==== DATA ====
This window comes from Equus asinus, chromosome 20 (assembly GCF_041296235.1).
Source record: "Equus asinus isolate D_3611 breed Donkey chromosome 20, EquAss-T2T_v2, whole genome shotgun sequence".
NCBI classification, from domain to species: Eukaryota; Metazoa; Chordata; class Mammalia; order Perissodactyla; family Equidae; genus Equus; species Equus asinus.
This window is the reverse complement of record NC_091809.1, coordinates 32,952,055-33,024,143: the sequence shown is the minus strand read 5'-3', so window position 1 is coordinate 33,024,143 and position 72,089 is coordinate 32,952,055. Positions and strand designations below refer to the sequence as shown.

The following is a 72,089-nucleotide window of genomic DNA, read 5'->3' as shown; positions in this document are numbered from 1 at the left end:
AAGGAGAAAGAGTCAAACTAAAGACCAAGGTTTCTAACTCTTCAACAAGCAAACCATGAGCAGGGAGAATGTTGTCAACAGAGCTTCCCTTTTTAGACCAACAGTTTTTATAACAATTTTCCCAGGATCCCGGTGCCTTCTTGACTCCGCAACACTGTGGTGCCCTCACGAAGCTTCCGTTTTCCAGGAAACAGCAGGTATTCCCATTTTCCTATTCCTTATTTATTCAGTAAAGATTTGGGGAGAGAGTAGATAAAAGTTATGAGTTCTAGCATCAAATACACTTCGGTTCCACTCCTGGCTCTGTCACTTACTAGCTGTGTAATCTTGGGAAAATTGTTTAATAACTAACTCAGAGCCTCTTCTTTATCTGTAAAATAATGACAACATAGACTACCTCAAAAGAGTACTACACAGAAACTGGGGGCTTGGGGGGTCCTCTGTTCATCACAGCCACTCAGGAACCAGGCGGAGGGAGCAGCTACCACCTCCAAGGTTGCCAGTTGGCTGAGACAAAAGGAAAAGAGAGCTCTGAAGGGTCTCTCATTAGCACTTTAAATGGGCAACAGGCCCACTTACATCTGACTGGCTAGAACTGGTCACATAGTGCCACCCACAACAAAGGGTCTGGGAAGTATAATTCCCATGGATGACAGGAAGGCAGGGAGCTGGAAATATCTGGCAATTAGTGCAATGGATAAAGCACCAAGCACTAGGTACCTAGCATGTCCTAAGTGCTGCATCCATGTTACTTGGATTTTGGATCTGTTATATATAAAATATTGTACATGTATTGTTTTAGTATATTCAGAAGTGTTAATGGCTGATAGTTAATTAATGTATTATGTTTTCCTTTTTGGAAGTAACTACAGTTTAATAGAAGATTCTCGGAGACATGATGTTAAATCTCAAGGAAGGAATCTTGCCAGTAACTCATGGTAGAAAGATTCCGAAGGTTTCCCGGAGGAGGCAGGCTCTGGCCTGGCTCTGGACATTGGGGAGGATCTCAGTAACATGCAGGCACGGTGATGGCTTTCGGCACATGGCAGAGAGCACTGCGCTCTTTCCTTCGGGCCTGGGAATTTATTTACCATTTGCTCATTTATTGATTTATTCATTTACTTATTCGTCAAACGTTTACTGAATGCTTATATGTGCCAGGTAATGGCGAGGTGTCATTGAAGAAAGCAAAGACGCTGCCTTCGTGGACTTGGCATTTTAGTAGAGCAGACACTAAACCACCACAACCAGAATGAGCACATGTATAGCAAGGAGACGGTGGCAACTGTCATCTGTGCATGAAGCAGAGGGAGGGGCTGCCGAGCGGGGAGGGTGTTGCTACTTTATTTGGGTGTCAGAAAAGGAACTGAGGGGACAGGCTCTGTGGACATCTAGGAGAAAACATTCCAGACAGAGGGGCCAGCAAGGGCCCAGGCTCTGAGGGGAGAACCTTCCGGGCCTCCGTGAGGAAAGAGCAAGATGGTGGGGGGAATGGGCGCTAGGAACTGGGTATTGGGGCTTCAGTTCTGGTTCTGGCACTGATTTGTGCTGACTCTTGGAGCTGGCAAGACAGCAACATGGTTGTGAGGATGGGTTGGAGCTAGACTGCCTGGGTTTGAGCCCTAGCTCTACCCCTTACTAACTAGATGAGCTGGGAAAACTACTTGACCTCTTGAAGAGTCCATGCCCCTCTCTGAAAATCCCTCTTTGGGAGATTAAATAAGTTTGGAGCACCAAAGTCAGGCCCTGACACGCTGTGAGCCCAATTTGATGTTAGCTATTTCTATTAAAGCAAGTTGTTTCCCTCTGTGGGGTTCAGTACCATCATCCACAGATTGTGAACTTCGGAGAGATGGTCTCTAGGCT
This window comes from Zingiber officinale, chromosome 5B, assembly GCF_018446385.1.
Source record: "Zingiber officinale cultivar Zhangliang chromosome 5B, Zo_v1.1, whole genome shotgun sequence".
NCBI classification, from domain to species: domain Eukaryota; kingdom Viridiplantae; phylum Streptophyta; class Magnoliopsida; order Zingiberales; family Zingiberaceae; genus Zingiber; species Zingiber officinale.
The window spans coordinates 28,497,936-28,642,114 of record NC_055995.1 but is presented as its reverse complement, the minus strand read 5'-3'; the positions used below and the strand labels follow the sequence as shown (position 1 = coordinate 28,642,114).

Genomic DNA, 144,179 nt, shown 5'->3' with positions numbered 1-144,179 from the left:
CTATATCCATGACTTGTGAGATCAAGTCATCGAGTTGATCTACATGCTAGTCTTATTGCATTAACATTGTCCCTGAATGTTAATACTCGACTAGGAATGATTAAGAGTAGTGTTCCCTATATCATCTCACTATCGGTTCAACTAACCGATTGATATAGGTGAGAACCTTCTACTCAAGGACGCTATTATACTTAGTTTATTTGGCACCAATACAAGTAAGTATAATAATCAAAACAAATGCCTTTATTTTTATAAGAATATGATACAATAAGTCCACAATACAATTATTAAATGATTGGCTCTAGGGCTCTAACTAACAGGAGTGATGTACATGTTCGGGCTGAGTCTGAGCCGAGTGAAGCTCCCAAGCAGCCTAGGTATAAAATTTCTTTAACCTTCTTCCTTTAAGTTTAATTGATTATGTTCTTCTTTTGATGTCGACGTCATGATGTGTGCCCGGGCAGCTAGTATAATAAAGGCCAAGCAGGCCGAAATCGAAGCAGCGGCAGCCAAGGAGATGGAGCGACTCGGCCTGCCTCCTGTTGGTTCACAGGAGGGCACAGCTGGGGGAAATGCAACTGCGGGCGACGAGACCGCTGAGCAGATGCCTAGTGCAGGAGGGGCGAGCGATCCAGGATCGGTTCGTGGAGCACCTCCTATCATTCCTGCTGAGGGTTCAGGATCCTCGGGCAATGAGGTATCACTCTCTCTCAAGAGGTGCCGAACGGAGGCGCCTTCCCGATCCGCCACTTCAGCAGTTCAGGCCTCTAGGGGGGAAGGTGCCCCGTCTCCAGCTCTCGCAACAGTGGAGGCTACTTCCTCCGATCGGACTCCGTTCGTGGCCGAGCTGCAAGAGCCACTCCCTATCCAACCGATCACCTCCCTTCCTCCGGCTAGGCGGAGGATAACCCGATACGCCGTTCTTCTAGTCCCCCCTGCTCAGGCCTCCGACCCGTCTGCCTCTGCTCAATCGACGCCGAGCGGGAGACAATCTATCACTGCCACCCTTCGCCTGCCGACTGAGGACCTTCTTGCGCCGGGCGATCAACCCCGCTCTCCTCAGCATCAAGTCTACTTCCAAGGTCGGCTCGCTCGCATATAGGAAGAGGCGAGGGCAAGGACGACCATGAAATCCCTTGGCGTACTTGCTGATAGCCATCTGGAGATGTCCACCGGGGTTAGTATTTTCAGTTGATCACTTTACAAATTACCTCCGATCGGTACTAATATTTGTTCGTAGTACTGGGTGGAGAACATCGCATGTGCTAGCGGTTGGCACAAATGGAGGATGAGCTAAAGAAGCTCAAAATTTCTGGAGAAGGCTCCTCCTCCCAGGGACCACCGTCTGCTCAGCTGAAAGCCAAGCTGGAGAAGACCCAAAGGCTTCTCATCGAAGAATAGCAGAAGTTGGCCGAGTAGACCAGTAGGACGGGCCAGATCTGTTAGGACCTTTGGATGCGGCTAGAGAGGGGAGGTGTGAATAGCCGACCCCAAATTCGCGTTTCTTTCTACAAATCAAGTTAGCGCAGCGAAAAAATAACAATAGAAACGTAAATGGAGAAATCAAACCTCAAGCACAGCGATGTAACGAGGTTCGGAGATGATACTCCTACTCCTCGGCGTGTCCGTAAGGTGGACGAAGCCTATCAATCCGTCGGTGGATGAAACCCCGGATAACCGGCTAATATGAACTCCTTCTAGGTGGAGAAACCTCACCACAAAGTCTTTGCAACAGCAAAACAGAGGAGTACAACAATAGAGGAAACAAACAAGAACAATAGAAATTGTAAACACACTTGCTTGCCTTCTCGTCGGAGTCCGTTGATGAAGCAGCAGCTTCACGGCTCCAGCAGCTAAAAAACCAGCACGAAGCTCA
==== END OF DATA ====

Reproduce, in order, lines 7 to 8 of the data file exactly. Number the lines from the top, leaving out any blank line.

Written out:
This window comes from Zingiber officinale, chromosome 5B, assembly GCF_018446385.1.
Source record: "Zingiber officinale cultivar Zhangliang chromosome 5B, Zo_v1.1, whole genome shotgun sequence".